Assessing the EU's 'Lisbon Strategy:' Failures & Successes

By Jiri Krcek
2013, Vol. 5 No. 09 | pg. 1/2 |

The quest for economic supremacy has been at the heart of the European integration process since its very inception. Tracing the historical origins of the economic progress agenda, Europe’s ambition to bolster its economy vis-à-vis its main competitors has traditionally rested on major projects, namely the foundation of the common market in the 1950s and 1960s, the Werner Plan in the 1970s, the Single European Market in the 1980s, and the Economic and Monetary Union in the 1990s (James 2012: 10). In March 2000, the European Council Summit in Lisbon marked yet another significant step in an attempt to offset the EU’s uninspiring economic performance. The so-called Lisbon Strategy set out to make the EU “the most competitive and dynamic knowledge-based economy in the world capable of sustainable economic growth with more and better jobs and greater social cohesion” by the end of the decade (European Council 2000). With emphasis on decentralized ‘soft law’ mechanism – Open Method of Coordination (OMC) – as a means of spreading the best practices, the implementation of the agenda relied heavily on voluntarism and peer pressure (Papadimitriou 2012: 2). However, since its launch, the scheme has been falling far short of expectations and came under a great deal of critical scrutiny, most notably from Sapir (2003) and Kok (2004), prompting a substantial revision of its ambitious targets halfway through its term in 2005 only to be struck by the emerging financial crisis in 2008.

This aim of this article is to assess the Lisbon Strategy in terms of its failures and successes. In order to gain a comprehensive understanding of the Lisbon Strategy, the essay identifies two distinct categories of failures. The first category involves output-oriented failures that centre on the Strategy’s performance in light of its goal quoted above. By examining the development in each individual sub-aim, the analysis posits non-fulfilment in every aspect of this overarching aim. I label this set of failures as consequential, as they constitute a direct outcome of the underlying category of causal failures. These relate to the way the Lisbon Strategy was pursued, allowing us to understand factors that induced the disappointing results of the project in the first place. In simple terms, whereas the first category demonstrates how the Lisbon Strategy culminated into a failure, the second one explains why this was the case. Finally, the essay acknowledges that the single positive, yet still dubious, development of the Lisbon Strategy lies in its capacity to encourage policy learning through partial Europeanization of policy problems.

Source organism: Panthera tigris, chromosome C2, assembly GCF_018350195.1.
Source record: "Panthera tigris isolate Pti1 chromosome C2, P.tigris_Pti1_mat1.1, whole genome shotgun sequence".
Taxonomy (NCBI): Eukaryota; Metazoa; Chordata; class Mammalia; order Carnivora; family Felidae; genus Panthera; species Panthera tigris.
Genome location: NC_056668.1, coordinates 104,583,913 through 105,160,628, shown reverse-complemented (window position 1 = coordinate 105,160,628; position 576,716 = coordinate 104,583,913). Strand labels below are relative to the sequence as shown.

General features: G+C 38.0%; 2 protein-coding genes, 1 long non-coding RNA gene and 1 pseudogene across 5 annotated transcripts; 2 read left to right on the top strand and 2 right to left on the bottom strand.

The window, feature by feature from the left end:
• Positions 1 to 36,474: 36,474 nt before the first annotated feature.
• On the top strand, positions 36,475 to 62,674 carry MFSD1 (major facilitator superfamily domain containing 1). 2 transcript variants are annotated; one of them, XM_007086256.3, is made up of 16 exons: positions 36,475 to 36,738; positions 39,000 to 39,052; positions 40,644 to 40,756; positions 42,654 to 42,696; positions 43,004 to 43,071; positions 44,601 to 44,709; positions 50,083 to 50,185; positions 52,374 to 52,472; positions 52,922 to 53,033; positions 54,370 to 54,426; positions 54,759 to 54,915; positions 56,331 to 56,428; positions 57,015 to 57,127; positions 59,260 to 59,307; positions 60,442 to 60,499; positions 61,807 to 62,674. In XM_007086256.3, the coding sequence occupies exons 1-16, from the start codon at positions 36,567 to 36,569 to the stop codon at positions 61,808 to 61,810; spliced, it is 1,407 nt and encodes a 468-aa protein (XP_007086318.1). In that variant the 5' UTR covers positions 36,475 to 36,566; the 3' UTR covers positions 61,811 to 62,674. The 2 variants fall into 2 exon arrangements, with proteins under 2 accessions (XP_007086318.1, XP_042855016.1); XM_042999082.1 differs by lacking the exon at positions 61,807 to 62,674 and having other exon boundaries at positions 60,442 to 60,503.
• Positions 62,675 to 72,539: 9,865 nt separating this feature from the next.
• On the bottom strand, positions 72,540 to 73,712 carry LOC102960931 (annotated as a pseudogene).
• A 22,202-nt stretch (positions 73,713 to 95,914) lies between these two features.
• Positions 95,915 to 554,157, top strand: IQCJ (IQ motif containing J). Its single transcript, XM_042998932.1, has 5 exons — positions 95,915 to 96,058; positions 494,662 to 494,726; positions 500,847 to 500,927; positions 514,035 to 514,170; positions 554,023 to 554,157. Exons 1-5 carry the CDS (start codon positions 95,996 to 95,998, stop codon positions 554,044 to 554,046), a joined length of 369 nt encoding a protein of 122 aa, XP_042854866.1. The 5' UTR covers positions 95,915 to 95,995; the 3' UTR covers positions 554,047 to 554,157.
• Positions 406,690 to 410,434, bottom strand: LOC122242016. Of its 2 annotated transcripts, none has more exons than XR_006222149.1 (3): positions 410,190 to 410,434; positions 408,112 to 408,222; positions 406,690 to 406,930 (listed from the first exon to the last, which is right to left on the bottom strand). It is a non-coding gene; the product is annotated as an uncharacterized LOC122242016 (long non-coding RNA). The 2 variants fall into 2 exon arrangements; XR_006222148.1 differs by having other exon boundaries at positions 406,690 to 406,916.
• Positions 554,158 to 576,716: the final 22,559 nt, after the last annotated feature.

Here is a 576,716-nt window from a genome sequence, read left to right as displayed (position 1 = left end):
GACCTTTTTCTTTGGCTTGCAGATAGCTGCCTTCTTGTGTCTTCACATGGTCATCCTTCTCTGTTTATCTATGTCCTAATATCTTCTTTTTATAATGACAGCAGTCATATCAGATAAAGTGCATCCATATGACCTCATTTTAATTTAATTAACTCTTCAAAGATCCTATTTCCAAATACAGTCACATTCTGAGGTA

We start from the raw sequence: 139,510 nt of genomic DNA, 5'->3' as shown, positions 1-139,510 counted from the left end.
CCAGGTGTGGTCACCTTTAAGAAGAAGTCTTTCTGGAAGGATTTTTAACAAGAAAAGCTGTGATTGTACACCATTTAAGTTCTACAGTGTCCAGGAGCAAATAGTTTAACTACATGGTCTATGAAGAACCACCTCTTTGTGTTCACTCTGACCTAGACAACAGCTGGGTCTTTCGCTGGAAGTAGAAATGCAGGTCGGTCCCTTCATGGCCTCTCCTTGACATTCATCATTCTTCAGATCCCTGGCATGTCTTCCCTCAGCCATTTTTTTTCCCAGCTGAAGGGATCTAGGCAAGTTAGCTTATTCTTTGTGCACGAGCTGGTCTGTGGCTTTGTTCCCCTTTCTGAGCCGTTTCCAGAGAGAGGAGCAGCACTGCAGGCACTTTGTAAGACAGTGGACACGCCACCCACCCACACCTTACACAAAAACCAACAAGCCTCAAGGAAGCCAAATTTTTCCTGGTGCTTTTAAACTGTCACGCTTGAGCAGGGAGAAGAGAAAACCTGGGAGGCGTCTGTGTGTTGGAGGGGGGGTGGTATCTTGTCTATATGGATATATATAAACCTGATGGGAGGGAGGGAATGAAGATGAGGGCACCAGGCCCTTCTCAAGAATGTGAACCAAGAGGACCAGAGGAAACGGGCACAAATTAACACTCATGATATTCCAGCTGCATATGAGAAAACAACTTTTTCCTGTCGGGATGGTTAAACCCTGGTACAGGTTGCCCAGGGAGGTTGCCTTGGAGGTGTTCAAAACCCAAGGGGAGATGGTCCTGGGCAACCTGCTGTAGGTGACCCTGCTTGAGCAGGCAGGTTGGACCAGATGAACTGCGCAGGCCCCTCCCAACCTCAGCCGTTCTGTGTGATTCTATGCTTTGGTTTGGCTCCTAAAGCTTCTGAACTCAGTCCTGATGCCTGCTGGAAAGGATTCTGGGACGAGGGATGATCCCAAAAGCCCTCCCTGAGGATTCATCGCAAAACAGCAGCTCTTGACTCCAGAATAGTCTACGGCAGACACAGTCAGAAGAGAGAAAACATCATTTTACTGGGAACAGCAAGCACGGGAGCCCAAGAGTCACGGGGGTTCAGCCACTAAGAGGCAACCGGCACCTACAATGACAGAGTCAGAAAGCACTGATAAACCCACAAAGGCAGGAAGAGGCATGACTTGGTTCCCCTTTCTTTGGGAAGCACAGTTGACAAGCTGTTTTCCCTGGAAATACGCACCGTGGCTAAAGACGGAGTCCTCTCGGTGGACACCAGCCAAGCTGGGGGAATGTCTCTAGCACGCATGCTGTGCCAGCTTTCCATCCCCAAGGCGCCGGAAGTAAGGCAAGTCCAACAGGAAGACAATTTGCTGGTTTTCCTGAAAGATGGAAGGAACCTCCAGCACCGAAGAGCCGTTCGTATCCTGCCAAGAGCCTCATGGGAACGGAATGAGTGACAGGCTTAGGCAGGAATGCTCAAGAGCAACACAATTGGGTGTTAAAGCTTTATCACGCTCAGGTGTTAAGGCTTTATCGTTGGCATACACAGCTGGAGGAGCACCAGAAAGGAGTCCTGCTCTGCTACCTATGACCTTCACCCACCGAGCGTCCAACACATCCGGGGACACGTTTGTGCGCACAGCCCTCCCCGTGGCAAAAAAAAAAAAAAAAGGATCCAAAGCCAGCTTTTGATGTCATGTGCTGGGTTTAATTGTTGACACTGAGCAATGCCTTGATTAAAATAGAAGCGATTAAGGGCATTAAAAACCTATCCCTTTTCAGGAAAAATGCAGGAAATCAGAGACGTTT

Consequential Failures of the Lisbon Strategy

Failure to become the 'Most Competitive and Knowledge-Based Economy'

Of all the consequential failures of the Lisbon Strategy, perhaps the most visible one refers to the fact that it fell short in transforming the EU into “the most competitive economy and knowledge-based economy in the world.” In the last decade, the Member States failed to fulfil almost all the official targets set in 2000-2005, ensuing the EU’s continued economic backwardness in relation to its main competitors (Copeland 2012: 232). According to the World Economic Forum’s Lisbon Review 2010, the EU-27 lagged behind the US as well as the East Asian economic region in seven out of eight competitiveness indicators with only sustainable development being the exception (World Economic Forum 2010: 11). However, it is important to ascertain a considerable variation and disparity in performance across Member States, with some countries performing very well and others lagging behind. While the Nordic and Western European countries have consistently tended to stay on par with its international competitors, many of the post-2004 accession countries have demonstrated a high degree of economic backwardness. As such, some commentators maintain that the large-scale enlargement from 15 to 27 countries had a negative effect on the EU’s competitiveness, since the EU’s challenge became not only narrowing the developmental gap with the overseas, but also reducing the gap between the old and new members (Puślecki 2007: 5). On the other hand, it should be noted that even the ‘old’ EU-15 have remained behind the US and East Asia, mainly due to the poor performance of southern European countries, namely Portugal, Spain, Greece and Italy.